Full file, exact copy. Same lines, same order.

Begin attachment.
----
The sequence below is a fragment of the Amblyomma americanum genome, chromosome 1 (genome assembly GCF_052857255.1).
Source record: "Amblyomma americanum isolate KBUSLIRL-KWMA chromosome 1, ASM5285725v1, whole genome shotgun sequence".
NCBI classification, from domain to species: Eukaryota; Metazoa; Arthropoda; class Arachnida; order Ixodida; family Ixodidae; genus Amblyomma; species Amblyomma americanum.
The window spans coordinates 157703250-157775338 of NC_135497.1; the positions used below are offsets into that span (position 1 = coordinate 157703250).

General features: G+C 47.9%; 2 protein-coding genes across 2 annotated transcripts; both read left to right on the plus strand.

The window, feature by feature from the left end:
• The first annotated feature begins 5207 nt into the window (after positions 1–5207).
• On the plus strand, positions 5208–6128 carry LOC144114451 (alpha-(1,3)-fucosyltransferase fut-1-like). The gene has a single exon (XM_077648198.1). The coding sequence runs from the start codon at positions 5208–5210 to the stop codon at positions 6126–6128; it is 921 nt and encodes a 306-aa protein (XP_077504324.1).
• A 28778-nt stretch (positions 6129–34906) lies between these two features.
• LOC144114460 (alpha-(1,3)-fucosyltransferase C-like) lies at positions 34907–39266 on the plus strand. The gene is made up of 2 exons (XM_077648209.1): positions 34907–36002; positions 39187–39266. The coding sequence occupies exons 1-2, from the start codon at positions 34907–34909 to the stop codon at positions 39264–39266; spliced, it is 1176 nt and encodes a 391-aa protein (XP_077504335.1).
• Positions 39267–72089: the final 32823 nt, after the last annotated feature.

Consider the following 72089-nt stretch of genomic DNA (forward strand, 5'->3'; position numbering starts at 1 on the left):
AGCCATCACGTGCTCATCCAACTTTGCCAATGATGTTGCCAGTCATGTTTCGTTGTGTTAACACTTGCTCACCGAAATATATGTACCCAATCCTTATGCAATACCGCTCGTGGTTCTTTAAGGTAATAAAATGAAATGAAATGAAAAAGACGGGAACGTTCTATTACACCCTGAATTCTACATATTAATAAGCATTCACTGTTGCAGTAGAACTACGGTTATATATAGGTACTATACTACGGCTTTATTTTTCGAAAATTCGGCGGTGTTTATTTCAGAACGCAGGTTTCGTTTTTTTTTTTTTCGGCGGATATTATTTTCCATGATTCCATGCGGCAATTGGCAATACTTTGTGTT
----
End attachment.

The sequence below is a fragment of the Amblyomma americanum genome, chromosome 1 (genome assembly GCF_052857255.1).
Source record: "Amblyomma americanum isolate KBUSLIRL-KWMA chromosome 1, ASM5285725v1, whole genome shotgun sequence".
NCBI classification, from domain to species: Eukaryota; Metazoa; Arthropoda; class Arachnida; order Ixodida; family Ixodidae; genus Amblyomma; species Amblyomma americanum.
The window spans coordinates 157703250-157775338 of NC_135497.1; the positions used below are offsets into that span (position 1 = coordinate 157703250).

General features: G+C 47.9%; 2 protein-coding genes across 2 annotated transcripts; both read left to right on the plus strand.

The window, feature by feature from the left end:
• The first annotated feature begins 5207 nt into the window (after positions 1–5207).
• On the plus strand, positions 5208–6128 carry LOC144114451 (alpha-(1,3)-fucosyltransferase fut-1-like). The gene has a single exon (XM_077648198.1). The coding sequence runs from the start codon at positions 5208–5210 to the stop codon at positions 6126–6128; it is 921 nt and encodes a 306-aa protein (XP_077504324.1).
• A 28778-nt stretch (positions 6129–34906) lies between these two features.
• LOC144114460 (alpha-(1,3)-fucosyltransferase C-like) lies at positions 34907–39266 on the plus strand. The gene is made up of 2 exons (XM_077648209.1): positions 34907–36002; positions 39187–39266. The coding sequence occupies exons 1-2, from the start codon at positions 34907–34909 to the stop codon at positions 39264–39266; spliced, it is 1176 nt and encodes a 391-aa protein (XP_077504335.1).
• Positions 39267–72089: the final 32823 nt, after the last annotated feature.

Consider the following 72089-nt stretch of genomic DNA (forward strand, 5'->3'; position numbering starts at 1 on the left):
AGCCATCACGTGCTCATCCAACTTTGCCAATGATGTTGCCAGTCATGTTTCGTTGTGTTAACACTTGCTCACCGAAATATATGTACCCAATCCTTATGCAATACCGCTCGTGGTTCTTTAAGGTAATAAAATGAAATGAAATGAAAAAGACGGGAACGTTCTATTACACCCTGAATTCTACATATTAATAAGCATTCACTGTTGCAGTAGAACTACGGTTATATATAGGTACTATACTACGGCTTTATTTTTCGAAAATTCGGCGGTGTTTATTTCAGAACGCAGGTTTCGTTTTTTTTTTTTTCGGCGGATATTATTTTCCATGATTCCATGCGGCAATTGGCAATACTTTGTGTT